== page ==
Although there is no indication as to the date of its creation, a "Functional Assessment and Behavior Intervention Plan Worksheet" for the 2003-04 school year was provided as part of the record (Parent Ex. 21). The worksheet indicates that the student places his head on his desk and refuses to complete his work (Parent Ex. 21 at p. 1). Further, the worksheet indicates that the behavior should be ignored; the student should be warned and/or reprimanded; the student receives time-out; and a one-to-one discussion is suggested to be used to increase positive behavior (Parent Ex. 21 at p. 2).
On March 26, 2003, while the student was in eighth grade, the Committee on Special Education (CSE) met to develop the student's ninth grade IEP for the 2003-04 school year for his transition from respondent's middle school to its high school (Dist. Ex. 8). The CSE considered the student to need a more intensive program for academics than the general education environment because of poor attending skills and limitations in organizational skills (Dist. Ex. 8 at p. 3). The student's 2003-04 IEP provided that the student receive special education services for math, global history, living environment and English in a special education environment, with a 15:1 student to staff ratio (Dist. Ex. 8 at p. 4). The CSE recommended that the student participate in general education classes for manufacturing systems, physical education, lunch and Spanish (Dist. Ex. 8 at pp. 3-4). In addition, the CSE recommended that the student receive 40 minutes of resource room once a week, 30 minutes of individual counseling once a week and 30 minutes of group counseling once a week (Dist. Ex. 8 at p. 3). Testing modifications included extended time, not to exceed twice the allotted class time; a flexible test schedule in a small group in a separate location for all subjects; use of a word processor with spell check for written responses in all subjects; and recording answers in any manner (Dist. Ex. 8 at p. 2). The student failed ninth grade (Tr. p. 710; Parent Ex. 18 at p. 6).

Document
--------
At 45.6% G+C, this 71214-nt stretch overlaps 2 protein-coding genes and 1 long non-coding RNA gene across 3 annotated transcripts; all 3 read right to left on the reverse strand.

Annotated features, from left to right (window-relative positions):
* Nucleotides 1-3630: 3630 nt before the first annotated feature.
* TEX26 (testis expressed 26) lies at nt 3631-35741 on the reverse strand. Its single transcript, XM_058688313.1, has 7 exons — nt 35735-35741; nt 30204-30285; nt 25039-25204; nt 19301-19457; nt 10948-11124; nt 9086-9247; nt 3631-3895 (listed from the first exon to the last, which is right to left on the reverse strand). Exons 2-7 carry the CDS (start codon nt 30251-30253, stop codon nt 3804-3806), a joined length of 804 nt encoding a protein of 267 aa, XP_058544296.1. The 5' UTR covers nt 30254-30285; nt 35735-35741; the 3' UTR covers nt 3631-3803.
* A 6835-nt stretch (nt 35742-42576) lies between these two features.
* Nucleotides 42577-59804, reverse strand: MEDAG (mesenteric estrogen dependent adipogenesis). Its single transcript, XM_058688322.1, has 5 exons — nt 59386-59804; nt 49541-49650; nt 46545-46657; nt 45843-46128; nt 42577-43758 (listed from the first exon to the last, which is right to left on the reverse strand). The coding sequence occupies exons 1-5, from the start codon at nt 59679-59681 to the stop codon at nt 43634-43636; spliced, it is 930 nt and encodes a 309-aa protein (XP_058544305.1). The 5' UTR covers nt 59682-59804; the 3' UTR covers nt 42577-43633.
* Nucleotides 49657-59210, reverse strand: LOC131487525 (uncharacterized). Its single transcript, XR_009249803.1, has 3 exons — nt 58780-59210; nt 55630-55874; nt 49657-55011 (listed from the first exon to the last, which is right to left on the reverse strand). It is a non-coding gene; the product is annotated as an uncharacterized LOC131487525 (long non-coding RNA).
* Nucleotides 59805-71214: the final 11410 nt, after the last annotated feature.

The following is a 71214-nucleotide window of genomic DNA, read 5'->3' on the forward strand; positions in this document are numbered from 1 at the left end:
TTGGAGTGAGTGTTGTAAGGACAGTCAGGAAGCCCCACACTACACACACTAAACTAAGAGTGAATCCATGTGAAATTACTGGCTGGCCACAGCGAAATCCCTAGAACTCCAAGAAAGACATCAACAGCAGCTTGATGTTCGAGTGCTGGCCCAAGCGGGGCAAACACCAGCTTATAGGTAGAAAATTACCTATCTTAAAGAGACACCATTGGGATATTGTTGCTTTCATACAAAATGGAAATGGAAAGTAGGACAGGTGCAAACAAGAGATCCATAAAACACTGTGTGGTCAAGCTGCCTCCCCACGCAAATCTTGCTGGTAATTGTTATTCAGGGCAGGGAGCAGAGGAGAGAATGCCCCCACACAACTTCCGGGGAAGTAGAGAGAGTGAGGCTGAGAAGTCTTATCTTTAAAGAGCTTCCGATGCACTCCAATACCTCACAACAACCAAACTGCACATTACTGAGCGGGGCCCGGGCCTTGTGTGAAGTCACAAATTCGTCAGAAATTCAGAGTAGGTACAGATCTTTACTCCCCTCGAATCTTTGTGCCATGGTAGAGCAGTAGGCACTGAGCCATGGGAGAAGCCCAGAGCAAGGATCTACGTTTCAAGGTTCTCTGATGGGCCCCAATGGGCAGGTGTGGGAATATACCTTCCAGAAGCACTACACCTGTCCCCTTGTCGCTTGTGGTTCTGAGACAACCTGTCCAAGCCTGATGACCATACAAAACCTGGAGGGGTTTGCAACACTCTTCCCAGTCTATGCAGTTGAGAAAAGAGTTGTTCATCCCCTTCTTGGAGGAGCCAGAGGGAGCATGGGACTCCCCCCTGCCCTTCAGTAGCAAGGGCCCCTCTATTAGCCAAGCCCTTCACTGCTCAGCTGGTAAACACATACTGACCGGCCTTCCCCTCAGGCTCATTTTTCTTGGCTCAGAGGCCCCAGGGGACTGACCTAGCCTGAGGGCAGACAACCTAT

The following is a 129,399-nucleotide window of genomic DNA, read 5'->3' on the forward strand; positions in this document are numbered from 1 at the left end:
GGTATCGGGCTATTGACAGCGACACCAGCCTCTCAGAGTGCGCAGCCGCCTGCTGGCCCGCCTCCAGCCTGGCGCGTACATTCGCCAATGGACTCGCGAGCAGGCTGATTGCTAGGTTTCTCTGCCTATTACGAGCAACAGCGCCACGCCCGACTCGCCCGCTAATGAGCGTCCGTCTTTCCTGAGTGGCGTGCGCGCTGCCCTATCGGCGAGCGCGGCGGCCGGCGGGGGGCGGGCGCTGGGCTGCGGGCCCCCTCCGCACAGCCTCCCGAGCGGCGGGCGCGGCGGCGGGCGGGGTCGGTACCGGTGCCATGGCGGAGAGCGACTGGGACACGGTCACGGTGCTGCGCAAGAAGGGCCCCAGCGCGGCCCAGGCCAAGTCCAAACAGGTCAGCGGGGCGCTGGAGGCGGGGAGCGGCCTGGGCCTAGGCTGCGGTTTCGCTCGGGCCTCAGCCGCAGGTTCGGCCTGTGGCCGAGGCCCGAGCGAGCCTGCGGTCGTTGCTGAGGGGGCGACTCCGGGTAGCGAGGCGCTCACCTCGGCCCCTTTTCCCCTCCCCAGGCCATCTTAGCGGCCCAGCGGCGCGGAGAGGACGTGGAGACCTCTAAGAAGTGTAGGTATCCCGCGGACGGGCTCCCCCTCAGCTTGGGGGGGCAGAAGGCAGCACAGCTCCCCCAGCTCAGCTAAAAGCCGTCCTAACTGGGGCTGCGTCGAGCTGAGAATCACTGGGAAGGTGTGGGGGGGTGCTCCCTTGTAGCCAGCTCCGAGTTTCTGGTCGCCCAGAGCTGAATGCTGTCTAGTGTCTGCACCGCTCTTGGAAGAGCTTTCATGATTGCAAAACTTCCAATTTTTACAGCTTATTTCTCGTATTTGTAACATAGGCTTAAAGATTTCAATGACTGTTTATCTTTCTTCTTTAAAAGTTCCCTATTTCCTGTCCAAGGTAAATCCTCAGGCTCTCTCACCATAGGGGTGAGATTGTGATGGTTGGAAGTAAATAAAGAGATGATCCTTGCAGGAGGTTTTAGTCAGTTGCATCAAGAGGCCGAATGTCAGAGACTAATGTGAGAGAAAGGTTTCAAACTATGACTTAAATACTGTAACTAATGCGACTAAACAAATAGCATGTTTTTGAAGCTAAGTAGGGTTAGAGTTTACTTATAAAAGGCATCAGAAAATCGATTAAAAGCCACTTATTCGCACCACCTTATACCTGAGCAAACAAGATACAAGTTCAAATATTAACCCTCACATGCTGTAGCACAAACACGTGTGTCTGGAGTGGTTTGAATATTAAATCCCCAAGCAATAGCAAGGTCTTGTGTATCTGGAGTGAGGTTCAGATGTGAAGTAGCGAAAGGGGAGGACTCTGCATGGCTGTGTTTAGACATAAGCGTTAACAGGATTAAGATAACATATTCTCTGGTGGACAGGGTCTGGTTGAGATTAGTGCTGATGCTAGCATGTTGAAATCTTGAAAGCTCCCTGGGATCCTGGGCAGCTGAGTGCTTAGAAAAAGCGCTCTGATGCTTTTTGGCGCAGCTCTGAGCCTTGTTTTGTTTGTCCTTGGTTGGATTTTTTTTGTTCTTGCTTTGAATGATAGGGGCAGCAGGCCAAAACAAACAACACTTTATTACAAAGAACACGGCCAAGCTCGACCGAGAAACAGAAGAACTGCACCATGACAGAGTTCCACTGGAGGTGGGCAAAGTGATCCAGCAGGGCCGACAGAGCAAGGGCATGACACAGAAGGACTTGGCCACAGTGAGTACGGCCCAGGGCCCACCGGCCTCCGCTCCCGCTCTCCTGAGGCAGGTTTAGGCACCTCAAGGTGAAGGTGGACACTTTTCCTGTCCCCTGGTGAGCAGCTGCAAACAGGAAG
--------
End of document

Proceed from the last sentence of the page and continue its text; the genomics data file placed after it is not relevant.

For the 2004-05 school year, the CSE convened for an annual review on February 12, 2004 (Dist. Ex. 7 at p. 1), convened at the parent's request on July 21, 2004 (Dist. Ex. 6 at p. 1), and convened for a program review on September 29, 2004 (Dist. Ex. 3 at p. 1). The CSE recommended that the student remain classified as OHI, attend its 10th grade program, with integrated special classes for science and social studies with a 15:1 student to staff ratio, a special class for math with a 15:1 student to staff ratio, and resource room daily (Dist. Ex. 3 at pp. 1-2). The CSE recommended 40 minutes of individual counseling and 40 minutes of group counseling once a week (Dist. Ex. 3 at p. 2). Door-to door transportation was recommended for the student, as well as access to a computer for appropriate assignments, and testing accommodations of extended time (2.0), use of a calculator, and directions read to the student. The student was considered to be in need of a more intensive program due to limitations in his attending skills. Physical education was recommended to occur in the general education environment, and the student was to participate in State or local assessments and the foreign language requirement (id.). A coordinated set of transition activities is included on the IEP (Dist. Ex. 3 at p. 4). Projected post-school outcomes for the student noted on the IEP include competitive employment and on-the-job training while living at home (id.). In the comment section of the student's September 29, 2004 IEP, it is noted that the student's parent was requesting a BOCES placement (Dist. Ex. 3 at p. 1). Further, the student's IEP indicates that a psychiatric evaluation was needed and that the CSE would reconvene pending the receipt of the psychiatric evaluation (id.).